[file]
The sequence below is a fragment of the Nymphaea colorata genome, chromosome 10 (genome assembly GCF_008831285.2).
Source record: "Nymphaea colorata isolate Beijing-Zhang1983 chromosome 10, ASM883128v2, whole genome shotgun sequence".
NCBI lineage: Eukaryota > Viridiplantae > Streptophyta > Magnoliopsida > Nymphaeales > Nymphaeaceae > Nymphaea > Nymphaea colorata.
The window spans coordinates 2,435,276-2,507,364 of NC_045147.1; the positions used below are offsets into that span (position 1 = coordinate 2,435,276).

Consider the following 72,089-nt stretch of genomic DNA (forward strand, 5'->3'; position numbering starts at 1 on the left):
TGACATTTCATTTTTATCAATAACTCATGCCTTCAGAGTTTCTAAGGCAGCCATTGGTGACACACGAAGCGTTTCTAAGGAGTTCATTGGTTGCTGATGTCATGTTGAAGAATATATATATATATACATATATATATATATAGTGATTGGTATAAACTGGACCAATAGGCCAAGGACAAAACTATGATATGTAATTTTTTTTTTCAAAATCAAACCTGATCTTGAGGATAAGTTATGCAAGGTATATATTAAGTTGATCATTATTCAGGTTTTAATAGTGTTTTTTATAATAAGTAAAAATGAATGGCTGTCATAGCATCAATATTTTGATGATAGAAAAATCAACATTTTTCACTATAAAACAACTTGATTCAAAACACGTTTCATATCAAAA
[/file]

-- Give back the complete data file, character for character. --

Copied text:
The sequence below is a fragment of the Nymphaea colorata genome, chromosome 10 (genome assembly GCF_008831285.2).
Source record: "Nymphaea colorata isolate Beijing-Zhang1983 chromosome 10, ASM883128v2, whole genome shotgun sequence".
NCBI lineage: Eukaryota > Viridiplantae > Streptophyta > Magnoliopsida > Nymphaeales > Nymphaeaceae > Nymphaea > Nymphaea colorata.
The window spans coordinates 2,435,276-2,507,364 of NC_045147.1; the positions used below are offsets into that span (position 1 = coordinate 2,435,276).

Consider the following 72,089-nt stretch of genomic DNA (forward strand, 5'->3'; position numbering starts at 1 on the left):
TGACATTTCATTTTTATCAATAACTCATGCCTTCAGAGTTTCTAAGGCAGCCATTGGTGACACACGAAGCGTTTCTAAGGAGTTCATTGGTTGCTGATGTCATGTTGAAGAATATATATATATATACATATATATATATATAGTGATTGGTATAAACTGGACCAATAGGCCAAGGACAAAACTATGATATGTAATTTTTTTTTTCAAAATCAAACCTGATCTTGAGGATAAGTTATGCAAGGTATATATTAAGTTGATCATTATTCAGGTTTTAATAGTGTTTTTTATAATAAGTAAAAATGAATGGCTGTCATAGCATCAATATTTTGATGATAGAAAAATCAACATTTTTCACTATAAAACAACTTGATTCAAAACACGTTTCATATCAAAA